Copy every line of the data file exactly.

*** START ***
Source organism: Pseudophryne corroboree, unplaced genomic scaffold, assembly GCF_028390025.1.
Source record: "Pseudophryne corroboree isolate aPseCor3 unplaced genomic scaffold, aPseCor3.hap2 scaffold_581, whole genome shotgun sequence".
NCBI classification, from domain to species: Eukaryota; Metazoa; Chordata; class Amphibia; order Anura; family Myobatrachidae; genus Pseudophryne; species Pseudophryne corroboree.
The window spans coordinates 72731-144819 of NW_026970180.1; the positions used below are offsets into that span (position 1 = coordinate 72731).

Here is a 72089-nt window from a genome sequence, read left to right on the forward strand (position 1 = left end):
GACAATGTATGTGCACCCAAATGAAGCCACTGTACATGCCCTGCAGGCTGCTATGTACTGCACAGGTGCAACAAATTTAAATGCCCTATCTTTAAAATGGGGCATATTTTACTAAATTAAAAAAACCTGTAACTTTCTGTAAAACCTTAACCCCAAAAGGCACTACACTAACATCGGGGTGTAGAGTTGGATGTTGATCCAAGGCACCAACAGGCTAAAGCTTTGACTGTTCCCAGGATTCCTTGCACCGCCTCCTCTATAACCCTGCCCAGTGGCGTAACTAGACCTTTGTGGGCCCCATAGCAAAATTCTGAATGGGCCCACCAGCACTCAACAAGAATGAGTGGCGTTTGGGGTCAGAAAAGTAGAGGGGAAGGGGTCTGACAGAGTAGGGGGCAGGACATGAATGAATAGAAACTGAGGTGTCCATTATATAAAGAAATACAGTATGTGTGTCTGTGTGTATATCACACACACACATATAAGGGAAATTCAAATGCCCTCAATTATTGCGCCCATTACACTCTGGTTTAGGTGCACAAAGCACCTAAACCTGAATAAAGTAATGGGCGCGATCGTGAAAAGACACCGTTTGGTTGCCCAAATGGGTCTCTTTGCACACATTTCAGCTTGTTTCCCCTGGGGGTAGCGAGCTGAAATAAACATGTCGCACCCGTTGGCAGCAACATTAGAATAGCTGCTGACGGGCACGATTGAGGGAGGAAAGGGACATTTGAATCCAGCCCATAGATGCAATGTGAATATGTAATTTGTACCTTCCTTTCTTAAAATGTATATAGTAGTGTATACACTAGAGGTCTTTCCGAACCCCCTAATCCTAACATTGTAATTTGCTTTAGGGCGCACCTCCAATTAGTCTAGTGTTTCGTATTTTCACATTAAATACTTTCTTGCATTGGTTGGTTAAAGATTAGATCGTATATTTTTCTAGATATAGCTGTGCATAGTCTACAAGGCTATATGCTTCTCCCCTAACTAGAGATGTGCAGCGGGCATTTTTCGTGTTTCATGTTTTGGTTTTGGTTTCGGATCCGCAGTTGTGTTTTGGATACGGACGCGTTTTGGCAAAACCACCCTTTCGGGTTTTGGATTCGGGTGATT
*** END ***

Source organism: Pseudophryne corroboree, unplaced genomic scaffold, assembly GCF_028390025.1.
Source record: "Pseudophryne corroboree isolate aPseCor3 unplaced genomic scaffold, aPseCor3.hap2 scaffold_581, whole genome shotgun sequence".
NCBI classification, from domain to species: Eukaryota; Metazoa; Chordata; class Amphibia; order Anura; family Myobatrachidae; genus Pseudophryne; species Pseudophryne corroboree.
The window spans coordinates 72731-144819 of NW_026970180.1; the positions used below are offsets into that span (position 1 = coordinate 72731).

Here is a 72089-nt window from a genome sequence, read left to right on the forward strand (position 1 = left end):
GACAATGTATGTGCACCCAAATGAAGCCACTGTACATGCCCTGCAGGCTGCTATGTACTGCACAGGTGCAACAAATTTAAATGCCCTATCTTTAAAATGGGGCATATTTTACTAAATTAAAAAAACCTGTAACTTTCTGTAAAACCTTAACCCCAAAAGGCACTACACTAACATCGGGGTGTAGAGTTGGATGTTGATCCAAGGCACCAACAGGCTAAAGCTTTGACTGTTCCCAGGATTCCTTGCACCGCCTCCTCTATAACCCTGCCCAGTGGCGTAACTAGACCTTTGTGGGCCCCATAGCAAAATTCTGAATGGGCCCACCAGCACTCAACAAGAATGAGTGGCGTTTGGGGTCAGAAAAGTAGAGGGGAAGGGGTCTGACAGAGTAGGGGGCAGGACATGAATGAATAGAAACTGAGGTGTCCATTATATAAAGAAATACAGTATGTGTGTCTGTGTGTATATCACACACACACATATAAGGGAAATTCAAATGCCCTCAATTATTGCGCCCATTACACTCTGGTTTAGGTGCACAAAGCACCTAAACCTGAATAAAGTAATGGGCGCGATCGTGAAAAGACACCGTTTGGTTGCCCAAATGGGTCTCTTTGCACACATTTCAGCTTGTTTCCCCTGGGGGTAGCGAGCTGAAATAAACATGTCGCACCCGTTGGCAGCAACATTAGAATAGCTGCTGACGGGCACGATTGAGGGAGGAAAGGGACATTTGAATCCAGCCCATAGATGCAATGTGAATATGTAATTTGTACCTTCCTTTCTTAAAATGTATATAGTAGTGTATACACTAGAGGTCTTTCCGAACCCCCTAATCCTAACATTGTAATTTGCTTTAGGGCGCACCTCCAATTAGTCTAGTGTTTCGTATTTTCACATTAAATACTTTCTTGCATTGGTTGGTTAAAGATTAGATCGTATATTTTTCTAGATATAGCTGTGCATAGTCTACAAGGCTATATGCTTCTCCCCTAACTAGAGATGTGCAGCGGGCATTTTTCGTGTTTCATGTTTTGGTTTTGGTTTCGGATCCGCAGTTGTGTTTTGGATACGGACGCGTTTTGGCAAAACCACCCTTTCGGGTTTTGGATTCGGGTGATT